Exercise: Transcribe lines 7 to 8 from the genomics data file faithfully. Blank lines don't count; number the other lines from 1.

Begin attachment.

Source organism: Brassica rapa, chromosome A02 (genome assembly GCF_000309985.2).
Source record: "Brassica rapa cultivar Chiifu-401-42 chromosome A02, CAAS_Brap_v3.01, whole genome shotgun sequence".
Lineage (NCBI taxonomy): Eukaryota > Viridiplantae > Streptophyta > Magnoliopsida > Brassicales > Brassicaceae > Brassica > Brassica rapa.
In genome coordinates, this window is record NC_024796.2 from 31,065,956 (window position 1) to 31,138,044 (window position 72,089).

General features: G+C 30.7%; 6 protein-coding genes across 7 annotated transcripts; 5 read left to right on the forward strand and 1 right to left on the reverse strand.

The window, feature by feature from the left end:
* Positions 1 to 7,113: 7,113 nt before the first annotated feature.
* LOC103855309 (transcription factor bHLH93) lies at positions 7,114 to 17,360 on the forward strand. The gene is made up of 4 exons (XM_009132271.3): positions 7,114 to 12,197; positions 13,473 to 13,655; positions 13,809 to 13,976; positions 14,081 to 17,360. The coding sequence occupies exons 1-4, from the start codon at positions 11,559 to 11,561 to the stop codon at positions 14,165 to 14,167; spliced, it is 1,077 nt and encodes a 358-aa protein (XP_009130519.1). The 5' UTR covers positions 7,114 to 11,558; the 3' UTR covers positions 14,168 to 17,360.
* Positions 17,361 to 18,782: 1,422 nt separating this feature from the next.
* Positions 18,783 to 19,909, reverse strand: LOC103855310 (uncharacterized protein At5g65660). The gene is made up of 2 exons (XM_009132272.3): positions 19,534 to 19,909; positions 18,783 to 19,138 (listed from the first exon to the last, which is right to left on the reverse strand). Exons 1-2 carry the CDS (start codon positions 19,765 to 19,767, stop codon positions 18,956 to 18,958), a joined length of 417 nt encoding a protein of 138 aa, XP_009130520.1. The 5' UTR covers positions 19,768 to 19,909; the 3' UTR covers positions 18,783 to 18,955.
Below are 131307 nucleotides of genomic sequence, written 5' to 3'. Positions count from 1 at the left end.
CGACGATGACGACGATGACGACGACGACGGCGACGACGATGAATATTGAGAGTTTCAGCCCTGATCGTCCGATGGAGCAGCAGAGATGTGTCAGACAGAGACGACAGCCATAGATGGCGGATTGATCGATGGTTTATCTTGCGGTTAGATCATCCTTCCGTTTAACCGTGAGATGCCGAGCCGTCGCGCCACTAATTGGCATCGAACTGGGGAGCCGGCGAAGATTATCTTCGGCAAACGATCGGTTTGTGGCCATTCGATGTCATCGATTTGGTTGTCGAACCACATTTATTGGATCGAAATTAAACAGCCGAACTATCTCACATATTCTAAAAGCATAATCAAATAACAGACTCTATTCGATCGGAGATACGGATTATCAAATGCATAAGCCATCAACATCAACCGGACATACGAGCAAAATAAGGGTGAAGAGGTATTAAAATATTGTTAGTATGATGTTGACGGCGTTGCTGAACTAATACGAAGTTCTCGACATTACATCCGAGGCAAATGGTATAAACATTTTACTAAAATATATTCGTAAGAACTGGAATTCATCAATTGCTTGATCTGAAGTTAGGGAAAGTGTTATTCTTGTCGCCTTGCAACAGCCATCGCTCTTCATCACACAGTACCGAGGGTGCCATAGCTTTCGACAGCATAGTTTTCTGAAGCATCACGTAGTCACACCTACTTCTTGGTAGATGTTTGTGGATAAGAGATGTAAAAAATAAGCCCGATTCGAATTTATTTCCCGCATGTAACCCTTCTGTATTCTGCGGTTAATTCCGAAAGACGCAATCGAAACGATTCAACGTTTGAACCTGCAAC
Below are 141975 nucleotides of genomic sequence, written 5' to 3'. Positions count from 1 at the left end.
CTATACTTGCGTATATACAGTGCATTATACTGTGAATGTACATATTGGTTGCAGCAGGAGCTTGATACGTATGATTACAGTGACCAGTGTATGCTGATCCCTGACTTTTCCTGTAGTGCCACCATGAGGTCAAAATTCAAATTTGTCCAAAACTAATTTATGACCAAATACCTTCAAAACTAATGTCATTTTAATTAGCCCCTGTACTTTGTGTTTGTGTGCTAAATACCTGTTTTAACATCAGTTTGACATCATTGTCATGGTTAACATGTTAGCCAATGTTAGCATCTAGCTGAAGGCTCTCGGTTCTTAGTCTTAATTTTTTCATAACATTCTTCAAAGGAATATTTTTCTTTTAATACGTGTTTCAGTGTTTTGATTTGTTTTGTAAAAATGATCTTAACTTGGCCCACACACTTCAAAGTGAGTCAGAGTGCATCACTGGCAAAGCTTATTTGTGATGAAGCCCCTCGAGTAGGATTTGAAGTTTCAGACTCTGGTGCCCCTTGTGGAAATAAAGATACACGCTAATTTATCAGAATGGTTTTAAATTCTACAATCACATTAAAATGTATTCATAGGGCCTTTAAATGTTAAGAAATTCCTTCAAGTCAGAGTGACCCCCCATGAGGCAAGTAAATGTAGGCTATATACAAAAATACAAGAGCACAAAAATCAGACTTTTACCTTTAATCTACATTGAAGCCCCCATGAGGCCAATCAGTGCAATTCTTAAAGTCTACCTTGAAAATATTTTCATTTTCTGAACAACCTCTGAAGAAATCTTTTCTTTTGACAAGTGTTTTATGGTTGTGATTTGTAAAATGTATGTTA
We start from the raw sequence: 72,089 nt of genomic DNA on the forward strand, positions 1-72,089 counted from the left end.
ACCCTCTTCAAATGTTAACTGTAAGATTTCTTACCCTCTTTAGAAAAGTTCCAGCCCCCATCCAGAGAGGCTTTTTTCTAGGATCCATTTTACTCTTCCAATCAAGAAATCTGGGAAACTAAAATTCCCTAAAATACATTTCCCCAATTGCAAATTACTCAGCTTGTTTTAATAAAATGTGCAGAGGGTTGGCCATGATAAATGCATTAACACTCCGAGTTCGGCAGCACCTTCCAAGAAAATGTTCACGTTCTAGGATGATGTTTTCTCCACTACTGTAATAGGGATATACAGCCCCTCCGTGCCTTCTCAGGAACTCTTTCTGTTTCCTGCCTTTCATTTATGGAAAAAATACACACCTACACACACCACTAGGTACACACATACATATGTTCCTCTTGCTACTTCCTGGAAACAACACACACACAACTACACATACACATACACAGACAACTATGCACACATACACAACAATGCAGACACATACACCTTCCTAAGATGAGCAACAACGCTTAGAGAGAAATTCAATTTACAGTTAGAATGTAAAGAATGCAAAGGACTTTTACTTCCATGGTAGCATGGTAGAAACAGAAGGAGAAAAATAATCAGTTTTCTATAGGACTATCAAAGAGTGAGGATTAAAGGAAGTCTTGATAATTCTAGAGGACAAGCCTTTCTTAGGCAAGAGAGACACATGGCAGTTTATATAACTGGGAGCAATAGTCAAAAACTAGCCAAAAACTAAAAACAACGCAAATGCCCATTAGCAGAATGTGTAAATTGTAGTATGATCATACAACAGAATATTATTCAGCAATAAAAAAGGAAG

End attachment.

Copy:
* Positions 1 to 7,113: 7,113 nt before the first annotated feature.
* LOC103855309 (transcription factor bHLH93) lies at positions 7,114 to 17,360 on the forward strand. The gene is made up of 4 exons (XM_009132271.3): positions 7,114 to 12,197; positions 13,473 to 13,655; positions 13,809 to 13,976; positions 14,081 to 17,360. The coding sequence occupies exons 1-4, from the start codon at positions 11,559 to 11,561 to the stop codon at positions 14,165 to 14,167; spliced, it is 1,077 nt and encodes a 358-aa protein (XP_009130519.1). The 5' UTR covers positions 7,114 to 11,558; the 3' UTR covers positions 14,168 to 17,360.